Clayton Kershaw not only starts on the mound for the Dodgers on Tuesday, but will also be the team’s first pitcher to hit in a game in over a year. He is expected to get one at-bat against Milwaukee, and the Dodgers will use a designated hitter in that spot after he comes out of the game.
This is in preparation for pitchers hitting again in the National League, with MLB players and owners unable to agree on use of a designated hitter for 2021. Pitchers, many of whom haven’t swung a bat since last spring training, and some since the 2019 season, are gearing up for a skill that has atrophied for years, even if they aren’t necessarily looking forward to the prospect of holding a bat again.
“It’s fun in a ‘blind squirrel finds a nut’ kind of thing,” said Walker Buehler, who has 12 hits and 54 strikeouts in 113 career plate appearances, hitting .118/.167/.147.
When asked last week if he wanted to hit in games before the regular season started, Trevor Bauer said, “Not really, no.”
Bauer has four hits in 43 career at-bats, striking out in nearly half (24) of his 49 plate appearances, most recently going 3-for-19 (.158) with two walks in 2019. But he’s not alone in his futility at the plate. In 2019, major league pitchers hit just .128/.159/.163, a putrid -18 (yes, negative) wRC+.
“It will probably be the safe difficulty for us. We’re probably not going to have a ton of success,” said Kershaw with a laugh. “We’ll just do our best, try to compete, and make them throw a ton of pitches. That’s kind of been my goal in the past.”
Kershaw was the last Dodgers pitcher to bat in a game, the only one to do so last spring, grounding out to shortstop against Johnny Cueto on March 4, 2020. That was 377 days ago.
Kershaw in 2019 was just 5-for-49 (.102/.120/.122) with 16 strikeouts, though he led the majors with 15 sacrifice bunts. Kenta Maeda was second with 13 sacrifices, and Hyun-jin Ryu — who also homered; yes, “It’s happened” — was tied for third with 12. Dodgers pitchers led the league with 52 sacrifices in 2019, 11 more than the next-highest team (Colorado), and 21 more than the No. 3 team (St. Louis).
As a team, the Dodgers had 55 total sacrifices two years ago, or only three by non-pitchers. They also had three sacrifices in the 60-game 2020 season, which was middle of the pack in MLB and just below the league average of four sacrifices last year.
But it’s 2021, and pitchers are hitting again in the National League. Bunting season is back.
Any discussion of Dodgers pitchers hitting should invoke Don Drysdale, whose 29 home runs are the most in franchise history by a pitcher, and the seventh-most by any major leaguer who pitched in at least 50 percent of their games. Drysdale hit seven home runs in 1965, when the Dodgers’ team leaders in home runs hit 12.
Drysdale retired during the 1969 season, when he was just 33 years old. He got into broadcasting almost immediately, calling games for the expansion Montreal Expos in 1970 and 1971. But I didn’t realize Drysdale’s role was even larger than that until seeing this on Sunday:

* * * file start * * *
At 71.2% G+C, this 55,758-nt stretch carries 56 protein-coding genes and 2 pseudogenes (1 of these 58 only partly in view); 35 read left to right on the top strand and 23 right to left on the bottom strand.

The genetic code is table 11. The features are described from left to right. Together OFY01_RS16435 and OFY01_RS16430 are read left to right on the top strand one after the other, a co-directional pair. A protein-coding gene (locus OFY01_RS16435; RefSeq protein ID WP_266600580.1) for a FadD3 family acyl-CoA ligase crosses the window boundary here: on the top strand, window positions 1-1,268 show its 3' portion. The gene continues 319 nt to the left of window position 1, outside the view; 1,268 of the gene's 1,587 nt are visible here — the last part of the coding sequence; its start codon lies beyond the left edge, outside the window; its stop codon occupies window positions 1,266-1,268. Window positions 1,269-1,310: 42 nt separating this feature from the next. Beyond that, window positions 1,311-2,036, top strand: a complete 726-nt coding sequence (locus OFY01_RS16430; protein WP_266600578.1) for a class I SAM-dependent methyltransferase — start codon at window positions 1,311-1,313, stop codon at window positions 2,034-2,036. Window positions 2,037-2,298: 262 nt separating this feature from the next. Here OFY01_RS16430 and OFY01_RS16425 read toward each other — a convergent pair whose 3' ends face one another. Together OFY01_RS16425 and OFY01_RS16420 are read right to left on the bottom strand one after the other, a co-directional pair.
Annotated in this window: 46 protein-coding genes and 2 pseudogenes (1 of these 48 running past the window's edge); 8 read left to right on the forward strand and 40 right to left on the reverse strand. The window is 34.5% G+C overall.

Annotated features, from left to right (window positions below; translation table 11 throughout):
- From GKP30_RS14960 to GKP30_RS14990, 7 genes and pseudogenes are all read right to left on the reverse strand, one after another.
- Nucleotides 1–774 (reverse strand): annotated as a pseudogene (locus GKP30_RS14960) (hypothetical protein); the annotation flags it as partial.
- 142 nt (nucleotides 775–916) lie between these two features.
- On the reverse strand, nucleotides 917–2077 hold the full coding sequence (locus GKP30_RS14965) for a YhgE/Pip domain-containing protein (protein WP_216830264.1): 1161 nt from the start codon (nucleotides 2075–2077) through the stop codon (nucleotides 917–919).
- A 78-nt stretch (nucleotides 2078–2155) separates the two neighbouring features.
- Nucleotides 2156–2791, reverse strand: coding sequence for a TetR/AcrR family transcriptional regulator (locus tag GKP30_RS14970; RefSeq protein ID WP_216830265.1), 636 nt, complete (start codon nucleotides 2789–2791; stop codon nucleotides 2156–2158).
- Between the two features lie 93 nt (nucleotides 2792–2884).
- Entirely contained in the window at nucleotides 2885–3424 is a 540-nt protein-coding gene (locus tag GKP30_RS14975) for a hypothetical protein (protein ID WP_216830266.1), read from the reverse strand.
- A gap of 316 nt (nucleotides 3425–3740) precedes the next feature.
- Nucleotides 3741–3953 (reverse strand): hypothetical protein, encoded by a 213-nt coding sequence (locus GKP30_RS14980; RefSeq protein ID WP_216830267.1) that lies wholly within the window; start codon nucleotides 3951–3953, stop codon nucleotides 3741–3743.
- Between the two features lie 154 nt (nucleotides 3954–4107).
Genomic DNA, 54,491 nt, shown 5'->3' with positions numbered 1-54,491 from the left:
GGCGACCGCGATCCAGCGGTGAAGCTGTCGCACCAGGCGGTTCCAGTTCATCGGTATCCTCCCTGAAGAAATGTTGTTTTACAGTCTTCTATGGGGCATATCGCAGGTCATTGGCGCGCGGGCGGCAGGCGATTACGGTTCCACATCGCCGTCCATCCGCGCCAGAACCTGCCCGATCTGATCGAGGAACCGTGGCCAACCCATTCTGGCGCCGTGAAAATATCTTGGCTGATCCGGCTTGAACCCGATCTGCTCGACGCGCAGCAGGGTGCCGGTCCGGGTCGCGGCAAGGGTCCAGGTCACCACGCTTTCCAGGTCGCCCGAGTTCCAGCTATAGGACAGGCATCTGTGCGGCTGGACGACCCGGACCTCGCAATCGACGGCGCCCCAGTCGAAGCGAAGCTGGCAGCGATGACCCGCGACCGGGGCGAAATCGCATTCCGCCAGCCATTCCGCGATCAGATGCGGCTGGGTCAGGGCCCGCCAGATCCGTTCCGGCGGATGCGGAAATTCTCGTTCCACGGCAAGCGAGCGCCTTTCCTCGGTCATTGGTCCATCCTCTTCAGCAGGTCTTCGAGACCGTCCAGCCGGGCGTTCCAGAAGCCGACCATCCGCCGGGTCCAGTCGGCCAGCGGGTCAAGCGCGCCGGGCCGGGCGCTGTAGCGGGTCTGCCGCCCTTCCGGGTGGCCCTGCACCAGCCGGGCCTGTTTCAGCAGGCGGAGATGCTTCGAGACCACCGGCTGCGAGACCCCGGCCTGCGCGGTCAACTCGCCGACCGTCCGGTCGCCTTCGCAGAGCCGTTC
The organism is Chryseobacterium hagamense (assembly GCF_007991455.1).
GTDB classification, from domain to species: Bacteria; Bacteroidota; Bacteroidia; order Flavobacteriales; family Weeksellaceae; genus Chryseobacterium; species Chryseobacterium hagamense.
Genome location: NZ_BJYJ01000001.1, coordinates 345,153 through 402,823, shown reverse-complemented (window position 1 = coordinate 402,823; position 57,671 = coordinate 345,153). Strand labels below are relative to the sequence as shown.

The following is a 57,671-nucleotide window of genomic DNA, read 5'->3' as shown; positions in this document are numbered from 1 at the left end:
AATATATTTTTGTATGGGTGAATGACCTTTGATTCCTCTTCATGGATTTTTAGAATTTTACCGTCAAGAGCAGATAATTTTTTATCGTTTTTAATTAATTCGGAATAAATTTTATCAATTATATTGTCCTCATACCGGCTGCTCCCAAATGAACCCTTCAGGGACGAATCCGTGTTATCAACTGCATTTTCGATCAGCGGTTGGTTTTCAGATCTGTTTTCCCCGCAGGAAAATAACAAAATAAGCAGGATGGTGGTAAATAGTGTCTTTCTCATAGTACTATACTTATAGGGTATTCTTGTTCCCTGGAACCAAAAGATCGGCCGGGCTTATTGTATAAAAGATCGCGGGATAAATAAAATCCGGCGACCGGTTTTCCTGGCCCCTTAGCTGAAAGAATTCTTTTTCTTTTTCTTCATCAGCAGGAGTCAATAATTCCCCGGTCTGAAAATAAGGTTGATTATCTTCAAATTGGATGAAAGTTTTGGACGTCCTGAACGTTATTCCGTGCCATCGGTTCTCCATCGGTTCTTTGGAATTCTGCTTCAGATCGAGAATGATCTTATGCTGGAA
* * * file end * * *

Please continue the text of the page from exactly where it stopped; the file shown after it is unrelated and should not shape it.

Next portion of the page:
Standing in the third row beside Don Drysale is a 28-year-old catcher named John Everett Olerud. He never made it to “The Show” but 18 years later, his son John would start for the Blue Jays. https://t.co/beiIu2tkWl pic.twitter.com/XJGs6j3KF2— ExposBlog (@ExposBlog) March 15, 2021
The link to John Olerud’s dad is cool. Drysdale had sort of a catch-all role with the Expos. The Associated Press report of his hiring in Montreal in February 1970 quoted Expos president John McHale: “He will work as a member of the Expos game-of-the-week broadcasting crew, perform special duties as a minor league pitching coach and represent the Expos in various public relations functions in both Canada and the United States.”
Had I known this five years ago, maybe I could have shelled out a few grand for a game-worn Drysdale Expos jersey. Alas.
- “I always wondered what the breakdown would be between relief and joy when we won,” Andrew Friedman told Hannah Keyser at Yahoo Sports. “And I think it was like, 99 percent relief and 1 percent joy. So I’m hopeful the next time is the inverse of that.”
- Bill Plunkett at the Orange County Register wrote about Jimmy Nelson’s long road back.
- Nelson was also a guest of Rob Friedman (aka @PitchingNinja), talking about the mental side of dealing with injuries.
- ‘Stealing Home,’ the excellent book about Los Angeles politics and the history of the land on which Dodger Stadium was built, is out in paperback beginning today. Author Eric Nusbaum is offering to send signed baseball cards with art from the book with any orders this week.
- Ben Lindbergh at The Ringer argued that the pitching mound should be moved back, from the current 60 feet, six inches from home plate.